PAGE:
Biology and Fertility of Soils

, Volume 18, Issue 3, pp 200–208 | Cite as

Impact of pasture contamination by copper, chromium, arsenic timber preservative on soil biological activity

  • G. W. Yeates
  • V. A. Orchard
  • T. W. Speir
  • J. L. Hunt
  • M. C. C. Hermans
Original Paper


Contamination of grazed pasture gave 0–5 cm soil contents of 19–835 mg kg-1 Cu, 47–739 mg kg-1 Cr, and 12–790 mg kg-1 As. Soil Cu, Cr, As contents were correlated and declined with depth to 30 cm. In plots with medium and high contamination buried cotton strips retained most of their original tensile strength, indicating repression of decomposition processes.Lumbricus rubellus andAporrectodea rosea were absent in plots with medium and high contamination; there was no evidence of heavy metal accumulation in earthworm tissue; soil bulk density was greater in the absence of lumbricids. Enchytraeids and nematodes were most abundant with low contamination. Nematode diversity was greater with low (0–5 cm) or medium (5–10 cm) contamination than in control plots or those with high contamination; the proportion of predators increased with contamination. Basal soil respiration was less sensitive than substrate-induced respiration to contamination. Although contamination reduced the nitrification rate, all mineral N was found as NO inf3 sup- after 14 days. Sulphatase was the enzyme activity most sensitive to high contamination. Whereas contamination by 100 mg kg-1 of Cu, Cr, and As caused little depression of soil biological activity, there was some supperssion at 400 mg kg-1 and at 800 mg kg-1 normal processes were inhibited and herbage production was negligible. No single measurement adequately indicated the need for site remediation.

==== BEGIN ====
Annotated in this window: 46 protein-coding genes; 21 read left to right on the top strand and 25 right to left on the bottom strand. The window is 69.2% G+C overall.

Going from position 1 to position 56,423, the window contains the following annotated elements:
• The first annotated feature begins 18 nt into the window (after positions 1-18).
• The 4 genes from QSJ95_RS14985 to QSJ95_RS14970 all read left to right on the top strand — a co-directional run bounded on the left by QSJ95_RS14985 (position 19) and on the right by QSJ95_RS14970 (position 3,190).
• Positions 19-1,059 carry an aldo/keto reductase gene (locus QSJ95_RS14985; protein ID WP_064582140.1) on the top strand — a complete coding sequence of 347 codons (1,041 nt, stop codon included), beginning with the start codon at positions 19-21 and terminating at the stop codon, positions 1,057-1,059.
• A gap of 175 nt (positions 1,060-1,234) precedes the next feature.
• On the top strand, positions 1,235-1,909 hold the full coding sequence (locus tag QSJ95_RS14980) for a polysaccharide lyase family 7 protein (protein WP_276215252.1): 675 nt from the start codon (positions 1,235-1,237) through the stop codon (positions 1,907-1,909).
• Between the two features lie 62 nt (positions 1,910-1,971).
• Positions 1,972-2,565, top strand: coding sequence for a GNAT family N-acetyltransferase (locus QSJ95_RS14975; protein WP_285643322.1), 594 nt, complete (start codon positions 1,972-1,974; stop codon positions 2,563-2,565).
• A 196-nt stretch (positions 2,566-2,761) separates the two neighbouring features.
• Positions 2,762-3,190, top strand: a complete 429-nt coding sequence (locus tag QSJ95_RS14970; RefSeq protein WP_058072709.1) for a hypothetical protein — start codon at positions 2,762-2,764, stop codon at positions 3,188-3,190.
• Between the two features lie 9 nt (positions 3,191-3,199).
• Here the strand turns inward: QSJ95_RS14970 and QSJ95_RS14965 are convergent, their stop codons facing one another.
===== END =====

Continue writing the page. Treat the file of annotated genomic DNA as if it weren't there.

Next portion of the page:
Key words

Earthworms Soil microfauna Decomposition Cotton strip Heavy metals Enchytraeids Nematodes Pasture 


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Copyright information

© Springer-Verlag 1994

Authors and Affiliations

  • G. W. Yeates
    • 1
  • V. A. Orchard
    • 1
  • T. W. Speir
    • 1
  • J. L. Hunt
    • 1
  • M. C. C. Hermans
    • 1
  1. 1.Landcare ResearchLower HuttNew Zealand

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